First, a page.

How Safe is the Blood Supply in the United States?

  • Roger Y. Dodd


It has long been known that transfusion of blood or its derivatives may also result in the inadvertent transmission of infectious agents, particularly those associated with a silent carrier state. For many years, hepatitis and syphilis were the only diseases which were recognized as transmissible by this route, but there appeared to be relatively little anxiety among the general public. The recognition of AIDS among recipients of clotting factor concentrates and single donor transfusions was, in contrast, widely publicised and led to considerable and continuing concern. Indeed, the association between blood transfusion and AIDS became so firm that a significant proportion of the population mistakenly believed that AIDS could be contracted as a result of giving blood. The need to reduce transfusion associated AIDS led to a new and more intensive focus on the whole issue of the safety of the blood supply. In fact, in the three years following the introduction of HIV antibody screening, three additional tests were implemented by blood collection agencies as measures to reduce the transmission of other viruses. In addition, there have been demonstrable improvements in the methods used to screen the donor population and there is real hope that inactivation of viral or microbial contaminants in cellular blood products will be achieved. It will be shown that the chance of being infected by blood transfusion has never been lower than it is now. Finally, physicians have recognized the need to review the risks and benefits of every transfusion and to seek safe alternatives wherever possible.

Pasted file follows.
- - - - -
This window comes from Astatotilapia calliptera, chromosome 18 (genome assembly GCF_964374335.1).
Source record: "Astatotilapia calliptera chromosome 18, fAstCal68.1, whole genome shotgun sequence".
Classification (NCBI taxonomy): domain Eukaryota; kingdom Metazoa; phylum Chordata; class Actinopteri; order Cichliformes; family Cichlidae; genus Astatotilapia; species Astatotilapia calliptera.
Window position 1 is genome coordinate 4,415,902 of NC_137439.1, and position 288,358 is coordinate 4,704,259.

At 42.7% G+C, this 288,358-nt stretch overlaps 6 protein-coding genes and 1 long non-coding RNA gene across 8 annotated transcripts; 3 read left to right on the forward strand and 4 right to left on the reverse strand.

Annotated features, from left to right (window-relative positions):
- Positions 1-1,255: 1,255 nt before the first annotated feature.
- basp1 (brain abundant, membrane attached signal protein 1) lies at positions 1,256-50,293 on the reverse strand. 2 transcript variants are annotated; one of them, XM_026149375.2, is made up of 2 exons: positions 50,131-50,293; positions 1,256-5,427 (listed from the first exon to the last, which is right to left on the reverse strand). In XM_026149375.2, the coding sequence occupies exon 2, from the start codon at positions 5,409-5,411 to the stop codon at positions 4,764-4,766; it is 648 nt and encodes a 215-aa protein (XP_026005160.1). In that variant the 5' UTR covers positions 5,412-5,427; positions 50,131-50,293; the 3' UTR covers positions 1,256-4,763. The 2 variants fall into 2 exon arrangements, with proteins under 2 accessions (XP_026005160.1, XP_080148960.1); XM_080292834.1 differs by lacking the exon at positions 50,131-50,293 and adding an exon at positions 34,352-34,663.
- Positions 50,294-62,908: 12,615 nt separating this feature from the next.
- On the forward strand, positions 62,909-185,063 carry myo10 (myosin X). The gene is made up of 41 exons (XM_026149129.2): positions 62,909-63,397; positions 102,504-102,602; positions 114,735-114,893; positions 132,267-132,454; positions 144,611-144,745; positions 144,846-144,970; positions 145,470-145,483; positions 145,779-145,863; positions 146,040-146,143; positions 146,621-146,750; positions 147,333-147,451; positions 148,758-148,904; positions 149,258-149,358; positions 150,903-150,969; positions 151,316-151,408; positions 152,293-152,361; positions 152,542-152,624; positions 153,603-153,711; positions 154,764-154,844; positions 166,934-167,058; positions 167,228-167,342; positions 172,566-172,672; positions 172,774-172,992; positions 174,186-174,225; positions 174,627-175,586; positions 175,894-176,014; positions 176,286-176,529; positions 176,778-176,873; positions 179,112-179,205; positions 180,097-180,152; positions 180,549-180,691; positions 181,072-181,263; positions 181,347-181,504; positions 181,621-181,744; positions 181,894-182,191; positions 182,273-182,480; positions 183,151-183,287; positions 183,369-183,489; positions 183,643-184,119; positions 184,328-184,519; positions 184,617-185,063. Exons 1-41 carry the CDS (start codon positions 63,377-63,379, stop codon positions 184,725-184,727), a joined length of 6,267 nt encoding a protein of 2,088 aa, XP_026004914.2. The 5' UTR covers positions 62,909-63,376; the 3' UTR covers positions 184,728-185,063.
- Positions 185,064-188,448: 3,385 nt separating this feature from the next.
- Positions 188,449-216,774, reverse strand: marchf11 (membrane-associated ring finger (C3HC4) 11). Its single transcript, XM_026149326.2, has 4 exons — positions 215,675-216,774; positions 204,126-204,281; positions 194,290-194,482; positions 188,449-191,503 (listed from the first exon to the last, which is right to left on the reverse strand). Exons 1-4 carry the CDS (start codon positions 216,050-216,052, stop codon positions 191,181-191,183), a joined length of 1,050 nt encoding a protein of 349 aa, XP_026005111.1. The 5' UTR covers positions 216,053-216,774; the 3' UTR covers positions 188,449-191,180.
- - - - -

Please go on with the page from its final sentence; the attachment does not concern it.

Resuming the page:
Human Immunodeficiency Virus Human Immunodeficiency Virus Infection Acquire Immune Deficiency Syndrome Blood Unit Donor Population 
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Copyright information

© Plenum Press, New York 1990

Authors and Affiliations

  • Roger Y. Dodd
    • 1
  1. 1.Jerome H. Holland LaboratoryAmerican Red CrossRockvilleUSA

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